Recent recommendations from the Scottish Government published in January 2011(Improving Maternal and Infant Nutrition: A Framework for Action) also underscore the importance of following the WHO policy of exclusively breastfeeding for the first 6 months of life, pointing out that breastmilk contains a wide range of important bioactive substances that cannot be manufactured for infant formula. The same document also specifically states that the visual and cognitive development of pre-term babies is improved and the risk of necrotising enterocolitis is reduced  if they are fed breast milk. http://scotland.gov.uk/Publications/2011/01/13095228/0

Yet in Scotland, only sick and premature babies within the Greater Glasgow and Clyde area have guaranteed access to donor milk as this is the only health authority that runs a donor milk bank. All requests for milk from outwith this area are considered but these requests can only be acted upon once the needs of babies within GGC are met. In other words, a baby born at 27 weeks gestation in Aberdeen and a baby born at 27 weeks gestation in Glasgow may be in equal clinical need, but the baby in Glasgow will get donor milk ahead of the baby in Aberdeen simply because of geographical location. This kind of ‘postcode lottery’ is unacceptable.

The UN Universal Declaration of Human Rights in 1948 states that “Everyone has the right to a standard of living adequate for the health and well-being of himself and his family, including food, clothing, housing and medical care.” The Convention on the Rights of the Child (1989) Article 24 declares “the right of the child to the enjoyment of the highest attainable standard of health and to the facilities for the treatment of illness and the rehabilitation of health.” Donor milk is therapeutic nutrition for premature babies (Arnold, L [2006] 'Global health policies that support the use of banked donor human milk: a human rights issue' International Breastfeeding Journal 2006) and the fact that 40% of the Scottish population are outwith the service area of the Yorkhill milk bank and thus can only access donor milk when there is a surplus means that NHS Scotland is falling short of globally acknowledged standards.

The Glasgow milk bank has been growing in recent years and in 2011 80 babies were recipients of donor milk, double the number of previous years. Since December 2011, the Glasgow milk bank has also been participating in a pilot project to get donor milk out to areas beyond the GGC boundaries. Issues of transportation are being overcome through the involvement of Scots ERVS. The impact of this new development has meant that the milk bank has had trouble keeping up with demand, as so many units out with Yorkhill are now requesting donor milk.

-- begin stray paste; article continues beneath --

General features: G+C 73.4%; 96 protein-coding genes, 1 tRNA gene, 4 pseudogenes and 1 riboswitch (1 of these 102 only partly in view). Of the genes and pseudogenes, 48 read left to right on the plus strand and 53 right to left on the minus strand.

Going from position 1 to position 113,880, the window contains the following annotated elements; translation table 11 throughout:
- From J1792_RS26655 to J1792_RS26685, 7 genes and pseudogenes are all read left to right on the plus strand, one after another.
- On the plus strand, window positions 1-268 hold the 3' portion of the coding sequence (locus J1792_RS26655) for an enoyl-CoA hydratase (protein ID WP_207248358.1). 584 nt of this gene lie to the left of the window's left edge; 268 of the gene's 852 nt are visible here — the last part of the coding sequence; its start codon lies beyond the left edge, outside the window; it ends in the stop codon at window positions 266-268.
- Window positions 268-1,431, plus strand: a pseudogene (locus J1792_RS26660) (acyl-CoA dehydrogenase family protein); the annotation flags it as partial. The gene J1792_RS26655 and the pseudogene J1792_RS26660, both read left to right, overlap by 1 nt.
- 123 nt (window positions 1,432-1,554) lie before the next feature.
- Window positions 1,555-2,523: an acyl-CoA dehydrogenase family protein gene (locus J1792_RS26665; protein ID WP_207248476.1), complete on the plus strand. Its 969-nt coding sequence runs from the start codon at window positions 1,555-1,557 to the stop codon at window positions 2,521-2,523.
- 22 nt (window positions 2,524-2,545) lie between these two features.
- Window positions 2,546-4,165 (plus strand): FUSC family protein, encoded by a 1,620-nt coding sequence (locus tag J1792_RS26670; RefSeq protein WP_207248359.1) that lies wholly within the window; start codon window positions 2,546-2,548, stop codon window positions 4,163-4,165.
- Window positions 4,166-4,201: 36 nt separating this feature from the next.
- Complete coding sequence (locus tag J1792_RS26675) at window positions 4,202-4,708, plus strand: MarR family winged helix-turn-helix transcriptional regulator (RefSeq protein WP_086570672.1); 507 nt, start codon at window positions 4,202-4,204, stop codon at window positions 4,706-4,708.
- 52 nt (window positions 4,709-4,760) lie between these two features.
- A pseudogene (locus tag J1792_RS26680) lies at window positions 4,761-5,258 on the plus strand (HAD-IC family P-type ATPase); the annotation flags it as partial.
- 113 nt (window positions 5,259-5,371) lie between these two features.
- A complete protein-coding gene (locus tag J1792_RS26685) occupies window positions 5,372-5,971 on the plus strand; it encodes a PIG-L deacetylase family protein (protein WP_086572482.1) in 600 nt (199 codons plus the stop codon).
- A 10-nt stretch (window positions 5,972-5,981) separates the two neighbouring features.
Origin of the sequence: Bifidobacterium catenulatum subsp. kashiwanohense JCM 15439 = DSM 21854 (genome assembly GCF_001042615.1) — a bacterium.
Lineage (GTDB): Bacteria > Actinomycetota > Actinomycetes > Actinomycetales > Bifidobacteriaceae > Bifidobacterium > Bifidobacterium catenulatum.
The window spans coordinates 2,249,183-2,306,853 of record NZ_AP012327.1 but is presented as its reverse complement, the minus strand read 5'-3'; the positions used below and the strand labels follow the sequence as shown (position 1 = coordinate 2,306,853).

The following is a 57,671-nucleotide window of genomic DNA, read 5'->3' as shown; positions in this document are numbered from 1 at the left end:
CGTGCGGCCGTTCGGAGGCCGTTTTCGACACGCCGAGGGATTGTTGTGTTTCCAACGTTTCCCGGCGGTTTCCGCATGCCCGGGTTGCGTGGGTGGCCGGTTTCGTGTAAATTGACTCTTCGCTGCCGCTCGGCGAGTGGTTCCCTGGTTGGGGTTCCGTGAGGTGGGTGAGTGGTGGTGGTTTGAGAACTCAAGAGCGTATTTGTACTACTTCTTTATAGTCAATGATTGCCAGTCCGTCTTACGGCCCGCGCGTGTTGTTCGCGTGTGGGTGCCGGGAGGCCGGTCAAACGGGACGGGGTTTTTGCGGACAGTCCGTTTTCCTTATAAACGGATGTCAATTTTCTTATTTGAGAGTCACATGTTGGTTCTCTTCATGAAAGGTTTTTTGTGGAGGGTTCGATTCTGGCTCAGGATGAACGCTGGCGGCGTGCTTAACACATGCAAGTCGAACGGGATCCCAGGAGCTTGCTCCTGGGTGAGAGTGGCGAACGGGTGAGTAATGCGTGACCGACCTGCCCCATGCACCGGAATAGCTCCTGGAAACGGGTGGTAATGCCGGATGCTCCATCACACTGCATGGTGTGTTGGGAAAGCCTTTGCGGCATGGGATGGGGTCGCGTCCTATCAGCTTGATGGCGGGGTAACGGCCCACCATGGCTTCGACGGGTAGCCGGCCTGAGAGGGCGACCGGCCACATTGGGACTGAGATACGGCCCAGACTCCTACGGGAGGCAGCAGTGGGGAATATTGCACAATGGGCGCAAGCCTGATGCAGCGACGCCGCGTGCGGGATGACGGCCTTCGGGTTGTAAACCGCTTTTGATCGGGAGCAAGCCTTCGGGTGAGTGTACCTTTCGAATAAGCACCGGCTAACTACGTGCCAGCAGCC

This expansion clearly demonstrates there is a demand for donor milk among clinicians and parents across Scotland but as the situation stands, babies outwith GGC can still only get donor milk when there is a surplus. In addition, Glasgow is hampered in accepting donations as full screening can only be done at Yorkhill at present so unless a donor is in the position to be able to go to Glasgow in person to have blood tests done, their milk cannot be accepted.

Ultimately, these problems could be solved if the Glasgow milk bank was expanded as a ‘hub and spoke’ model and funded as a national resource. Milk depots could be set up locally around the country to ‘hold’ milk for collection and donors could be screened where they live. Scots ERVS could then pick up donations and despatch processed donor milk to neonatal units as it was requested. This would avoid the considerable expense and workload associated with establishing separate milk banks around the country in line with the current NICE guidelines.  (http://www.nice.org.uk/nicemedia/pdf/CG93FullGuideline.pdf)

All sick and premature babies in Scotland could then be considered for donor milk provision on the basis of their clinical need, not what hospital they happen to be in at the time. Balancing supply and demand would be more efficiently achieved under a national, appropriately resourced, fully co-ordinating milk bank service, which would also be much better placed to undertake research into donor milk as a preventative treatment for premature babies. (Williams et al [2007] 'Banking for the future: Investing in Human Milk' Archives of Disease in Childhood 92:F158-159)

Other countries display an impressive commitment to milk banking. Sweden has a population of 9 million but has 28 milk banks. Brazil has a network of over 150 milk banks and collection stations that provide donor milk for over 300 000 premature infants. It is surely the mark of a civilised society that its most vulnerable members are cared for in the best way possible. This makes the inequity of access to donor milk throughout Scotland particularly disappointing. NHS Scotland is clear that breast milk is the optimal feeding choice for term babies. Why should that emphasis not extend to premature babies too?